Scott Rothbort, term professor and chief market strategist at the Stillman School of Business, was featured in an online article published in Forbes magazine on Nov. 1.
Rothbort discussed the potential impact of both the presidential and congressional elections on the financial markets.
“I wanted to be objective. I wanted to find out how the markets respond to presidential elections,” Rothbort said. “I looked at it from the point of view that we had a nationwide election; I was going to determine who the president was going to be.”
Rothbort, who is also the founder and president of Lake View Asset Management, is no stranger to big name media outlets.
Having been on networks like CNBC, Fox Business News and Bloomberg TV and Radio, Rothbort has given finance insight like this before. With the help of Seton Hall’s media team, he was able to pitch his ideas and have them picked up by Forbes. It all started with a theory.
“I thought that labor employment numbers could be an indicator of how the election was going to turn out, but I realized that this was a different election,” Rothbort said.
Realizing how unique this particular election was, he wanted to be more objective in his research. With a new angle, Rothbort started to look at how the markets responded to an election and what the outcomes would be. Through probability-weighted conclusions, he determined the outcomes and provided his opinions in Forbes on how the market would react to it.
The article was a comparison of a Donald Trump presidential win versus a Hillary Clinton presidential win, and what that would mean for the market economy, which is exactly what Rothbort looked at in his research. Overall, it noted that a Clinton presidency would be “business as usual” for the market, while a Trump presidency would leave more unpredictability.
Given how the markets dropped immediately following the election and then rallied, the Forbes article was accurate in its predictions about volatility. Rothbort also was not surprised by the response saying, “I’ve seen this movie before.” The ‘movie’ he was referring to was in terms of behavior, Dow Futures in particular.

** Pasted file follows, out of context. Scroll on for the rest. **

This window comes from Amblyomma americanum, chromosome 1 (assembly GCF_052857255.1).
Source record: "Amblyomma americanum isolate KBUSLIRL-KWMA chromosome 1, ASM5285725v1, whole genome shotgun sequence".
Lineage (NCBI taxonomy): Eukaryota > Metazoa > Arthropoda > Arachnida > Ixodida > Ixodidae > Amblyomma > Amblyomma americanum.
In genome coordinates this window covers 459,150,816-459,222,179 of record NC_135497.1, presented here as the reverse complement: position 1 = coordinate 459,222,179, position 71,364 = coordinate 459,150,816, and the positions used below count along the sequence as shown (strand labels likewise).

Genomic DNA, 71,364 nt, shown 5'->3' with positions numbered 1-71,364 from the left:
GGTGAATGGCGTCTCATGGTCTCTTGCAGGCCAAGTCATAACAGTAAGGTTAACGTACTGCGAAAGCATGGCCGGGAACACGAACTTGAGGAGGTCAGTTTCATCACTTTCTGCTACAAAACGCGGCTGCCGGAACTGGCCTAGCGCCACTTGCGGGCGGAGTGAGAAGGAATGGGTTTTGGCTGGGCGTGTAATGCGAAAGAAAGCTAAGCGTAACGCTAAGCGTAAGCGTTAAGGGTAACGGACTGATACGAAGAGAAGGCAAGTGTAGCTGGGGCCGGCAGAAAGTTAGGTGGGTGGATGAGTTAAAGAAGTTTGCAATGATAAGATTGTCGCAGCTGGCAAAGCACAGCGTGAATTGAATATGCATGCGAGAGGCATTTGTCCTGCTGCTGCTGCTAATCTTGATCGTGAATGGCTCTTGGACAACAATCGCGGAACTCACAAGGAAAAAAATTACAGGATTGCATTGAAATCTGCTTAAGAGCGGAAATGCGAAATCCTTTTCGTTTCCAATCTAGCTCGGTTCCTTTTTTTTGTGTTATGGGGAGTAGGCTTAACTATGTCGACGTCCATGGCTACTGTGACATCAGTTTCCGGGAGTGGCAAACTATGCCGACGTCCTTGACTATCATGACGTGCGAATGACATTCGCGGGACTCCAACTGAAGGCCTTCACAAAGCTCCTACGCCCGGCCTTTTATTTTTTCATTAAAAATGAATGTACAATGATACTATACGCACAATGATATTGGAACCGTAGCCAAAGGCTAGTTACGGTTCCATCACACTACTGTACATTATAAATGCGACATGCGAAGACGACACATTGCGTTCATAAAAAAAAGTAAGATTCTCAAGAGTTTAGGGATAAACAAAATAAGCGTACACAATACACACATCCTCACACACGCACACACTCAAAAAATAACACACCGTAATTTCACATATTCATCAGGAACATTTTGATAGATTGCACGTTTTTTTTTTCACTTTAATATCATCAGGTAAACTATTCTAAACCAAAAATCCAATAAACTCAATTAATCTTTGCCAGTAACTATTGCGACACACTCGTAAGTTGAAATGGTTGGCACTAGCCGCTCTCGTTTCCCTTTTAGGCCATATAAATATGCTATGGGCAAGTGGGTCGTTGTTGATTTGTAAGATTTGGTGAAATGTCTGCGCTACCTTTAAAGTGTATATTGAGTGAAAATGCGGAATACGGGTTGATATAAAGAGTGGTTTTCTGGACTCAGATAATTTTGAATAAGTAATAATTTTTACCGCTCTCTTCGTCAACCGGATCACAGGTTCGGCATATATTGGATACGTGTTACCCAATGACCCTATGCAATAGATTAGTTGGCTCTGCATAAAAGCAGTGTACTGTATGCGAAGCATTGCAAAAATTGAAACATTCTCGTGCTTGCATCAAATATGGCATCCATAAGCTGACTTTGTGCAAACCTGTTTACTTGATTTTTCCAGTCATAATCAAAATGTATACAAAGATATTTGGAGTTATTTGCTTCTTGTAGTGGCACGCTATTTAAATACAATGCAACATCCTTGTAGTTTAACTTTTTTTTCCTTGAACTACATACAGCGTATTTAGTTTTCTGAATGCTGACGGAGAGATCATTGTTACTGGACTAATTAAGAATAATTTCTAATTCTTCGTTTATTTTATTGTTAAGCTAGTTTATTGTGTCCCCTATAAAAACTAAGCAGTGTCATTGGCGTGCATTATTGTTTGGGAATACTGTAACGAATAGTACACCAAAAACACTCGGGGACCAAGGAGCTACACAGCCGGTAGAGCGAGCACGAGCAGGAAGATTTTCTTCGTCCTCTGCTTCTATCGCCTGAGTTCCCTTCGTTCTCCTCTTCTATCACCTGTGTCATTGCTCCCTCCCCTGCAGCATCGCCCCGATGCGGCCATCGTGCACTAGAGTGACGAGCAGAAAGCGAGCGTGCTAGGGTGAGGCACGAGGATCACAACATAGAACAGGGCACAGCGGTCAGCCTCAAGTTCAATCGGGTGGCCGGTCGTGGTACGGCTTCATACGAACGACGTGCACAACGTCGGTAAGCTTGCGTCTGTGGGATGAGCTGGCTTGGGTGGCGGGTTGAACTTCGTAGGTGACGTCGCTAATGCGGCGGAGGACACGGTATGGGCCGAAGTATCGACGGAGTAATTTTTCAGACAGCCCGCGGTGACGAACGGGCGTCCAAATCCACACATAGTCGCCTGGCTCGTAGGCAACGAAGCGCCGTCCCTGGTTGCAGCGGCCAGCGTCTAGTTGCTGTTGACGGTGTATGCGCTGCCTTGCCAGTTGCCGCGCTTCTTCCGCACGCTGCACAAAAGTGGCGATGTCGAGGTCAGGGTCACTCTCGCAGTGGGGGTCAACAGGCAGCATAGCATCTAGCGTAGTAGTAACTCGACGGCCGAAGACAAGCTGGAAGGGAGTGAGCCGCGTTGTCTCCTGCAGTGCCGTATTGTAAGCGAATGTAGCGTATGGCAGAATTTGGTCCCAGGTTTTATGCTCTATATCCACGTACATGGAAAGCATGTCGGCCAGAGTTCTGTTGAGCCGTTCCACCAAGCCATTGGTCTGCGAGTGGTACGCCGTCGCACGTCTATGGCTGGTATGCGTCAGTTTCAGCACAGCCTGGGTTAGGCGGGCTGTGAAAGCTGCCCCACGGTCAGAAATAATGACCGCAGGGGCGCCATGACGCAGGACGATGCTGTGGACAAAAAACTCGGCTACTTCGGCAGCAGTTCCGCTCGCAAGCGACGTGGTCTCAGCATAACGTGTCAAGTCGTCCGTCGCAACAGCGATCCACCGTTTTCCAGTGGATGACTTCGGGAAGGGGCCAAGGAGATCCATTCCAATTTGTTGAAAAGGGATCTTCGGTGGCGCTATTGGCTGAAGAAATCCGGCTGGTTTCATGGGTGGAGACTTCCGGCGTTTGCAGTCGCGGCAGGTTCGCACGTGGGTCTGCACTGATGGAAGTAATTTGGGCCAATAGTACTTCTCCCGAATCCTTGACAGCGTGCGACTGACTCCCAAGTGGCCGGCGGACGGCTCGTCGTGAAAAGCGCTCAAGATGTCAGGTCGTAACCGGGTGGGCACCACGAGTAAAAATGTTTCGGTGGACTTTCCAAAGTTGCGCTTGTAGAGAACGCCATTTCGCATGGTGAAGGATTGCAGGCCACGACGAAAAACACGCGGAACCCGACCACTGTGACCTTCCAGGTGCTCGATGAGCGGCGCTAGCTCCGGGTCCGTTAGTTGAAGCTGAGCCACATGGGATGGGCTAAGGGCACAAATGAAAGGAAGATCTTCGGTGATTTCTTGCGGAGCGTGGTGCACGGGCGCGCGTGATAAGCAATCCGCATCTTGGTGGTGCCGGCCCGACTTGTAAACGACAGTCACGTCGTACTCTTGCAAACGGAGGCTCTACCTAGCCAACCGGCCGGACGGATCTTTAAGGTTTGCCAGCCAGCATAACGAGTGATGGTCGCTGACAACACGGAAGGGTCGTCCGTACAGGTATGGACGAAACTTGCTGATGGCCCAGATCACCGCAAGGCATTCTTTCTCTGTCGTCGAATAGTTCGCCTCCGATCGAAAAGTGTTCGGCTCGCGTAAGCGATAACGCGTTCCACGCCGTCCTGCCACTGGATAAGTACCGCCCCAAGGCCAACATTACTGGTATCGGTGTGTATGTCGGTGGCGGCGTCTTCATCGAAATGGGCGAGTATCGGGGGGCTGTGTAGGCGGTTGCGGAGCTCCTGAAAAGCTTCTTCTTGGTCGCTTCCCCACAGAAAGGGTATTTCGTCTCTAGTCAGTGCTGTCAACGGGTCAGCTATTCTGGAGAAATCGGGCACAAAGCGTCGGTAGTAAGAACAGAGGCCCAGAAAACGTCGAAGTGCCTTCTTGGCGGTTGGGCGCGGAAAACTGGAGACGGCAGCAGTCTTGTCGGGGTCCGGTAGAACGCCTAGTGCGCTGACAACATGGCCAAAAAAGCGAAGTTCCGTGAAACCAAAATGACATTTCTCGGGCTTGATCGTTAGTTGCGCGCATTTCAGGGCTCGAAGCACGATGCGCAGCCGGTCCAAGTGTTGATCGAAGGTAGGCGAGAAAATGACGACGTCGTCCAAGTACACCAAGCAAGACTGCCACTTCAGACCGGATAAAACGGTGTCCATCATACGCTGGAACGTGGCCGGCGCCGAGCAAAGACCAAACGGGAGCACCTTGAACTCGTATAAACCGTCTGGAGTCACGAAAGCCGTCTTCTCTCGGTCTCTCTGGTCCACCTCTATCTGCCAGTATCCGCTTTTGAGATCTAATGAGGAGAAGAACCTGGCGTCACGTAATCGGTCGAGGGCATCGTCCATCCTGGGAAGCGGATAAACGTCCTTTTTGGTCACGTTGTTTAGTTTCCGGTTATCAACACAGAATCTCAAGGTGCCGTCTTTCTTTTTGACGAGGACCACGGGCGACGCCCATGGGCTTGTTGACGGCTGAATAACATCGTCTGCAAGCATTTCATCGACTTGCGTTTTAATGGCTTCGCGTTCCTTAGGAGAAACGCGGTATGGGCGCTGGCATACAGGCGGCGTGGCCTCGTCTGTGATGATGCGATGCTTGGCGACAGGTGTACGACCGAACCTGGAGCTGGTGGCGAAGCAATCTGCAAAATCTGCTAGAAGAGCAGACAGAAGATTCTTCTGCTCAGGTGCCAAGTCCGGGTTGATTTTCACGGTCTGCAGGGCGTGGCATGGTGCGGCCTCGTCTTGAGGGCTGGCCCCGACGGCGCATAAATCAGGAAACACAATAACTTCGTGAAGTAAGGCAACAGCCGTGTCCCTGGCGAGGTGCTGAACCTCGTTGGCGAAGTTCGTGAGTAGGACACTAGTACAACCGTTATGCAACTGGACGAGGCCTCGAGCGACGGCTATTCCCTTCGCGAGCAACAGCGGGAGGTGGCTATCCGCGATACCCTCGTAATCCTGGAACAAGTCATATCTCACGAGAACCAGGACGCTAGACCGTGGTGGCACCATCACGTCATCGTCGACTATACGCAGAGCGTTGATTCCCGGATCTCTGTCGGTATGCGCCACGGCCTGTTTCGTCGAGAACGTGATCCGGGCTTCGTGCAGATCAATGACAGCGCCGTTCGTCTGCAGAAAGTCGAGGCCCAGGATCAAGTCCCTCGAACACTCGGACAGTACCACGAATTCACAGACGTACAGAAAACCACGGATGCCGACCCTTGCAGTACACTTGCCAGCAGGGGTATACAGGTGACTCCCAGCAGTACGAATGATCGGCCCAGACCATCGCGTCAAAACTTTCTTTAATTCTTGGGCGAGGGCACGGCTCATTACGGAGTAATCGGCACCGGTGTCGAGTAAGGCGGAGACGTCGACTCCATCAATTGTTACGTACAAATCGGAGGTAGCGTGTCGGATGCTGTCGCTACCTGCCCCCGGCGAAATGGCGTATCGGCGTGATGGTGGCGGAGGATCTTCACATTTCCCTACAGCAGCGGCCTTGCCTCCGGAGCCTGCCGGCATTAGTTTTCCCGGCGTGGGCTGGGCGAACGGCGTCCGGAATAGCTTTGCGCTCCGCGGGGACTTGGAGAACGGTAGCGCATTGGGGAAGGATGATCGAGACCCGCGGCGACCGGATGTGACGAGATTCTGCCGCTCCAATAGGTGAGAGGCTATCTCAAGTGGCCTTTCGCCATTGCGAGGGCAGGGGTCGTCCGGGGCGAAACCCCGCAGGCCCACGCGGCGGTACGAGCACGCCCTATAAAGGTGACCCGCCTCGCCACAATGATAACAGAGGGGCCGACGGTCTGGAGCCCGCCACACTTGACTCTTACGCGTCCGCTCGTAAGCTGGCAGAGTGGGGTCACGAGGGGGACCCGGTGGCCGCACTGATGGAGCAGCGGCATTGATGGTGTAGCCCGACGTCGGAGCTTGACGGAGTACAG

“The futures market is very illiquid, anybody who is a market professional knows to take it with a grain of salt,” Rothbort said.
Fatima Munir, a junior finance major, observed that it was not just the level of unpredictability investors were afraid of during the election.
“Trump’s behavior is what affected the international and national markets,” she said. “Mexican currency rates dropped right after he was elected.”
Ekta Ray, a sophomore business major, speculated that the distrust the international markets had for Trump contributed to the drop.
Additionally, Rothbort noted that since the markets have been able to engage in a period of relief, America is in fact not at the end of days. Through his assessment of research, Rothbort predicted a relief rally after the election. By relieving the uncertainty of who would be president, the market would be able to get back to normal. Not only was this prediction a featured point in the article, but it is something he pointed out that came to fruition.
“Despite what market pundits said, the world was not ending if Donald Trump or Hillary Clinton were elected,” Rothbort said. “And, as we found out, the world is not ending.”
Megan Beauchamp can be reached at firstname.lastname@example.org.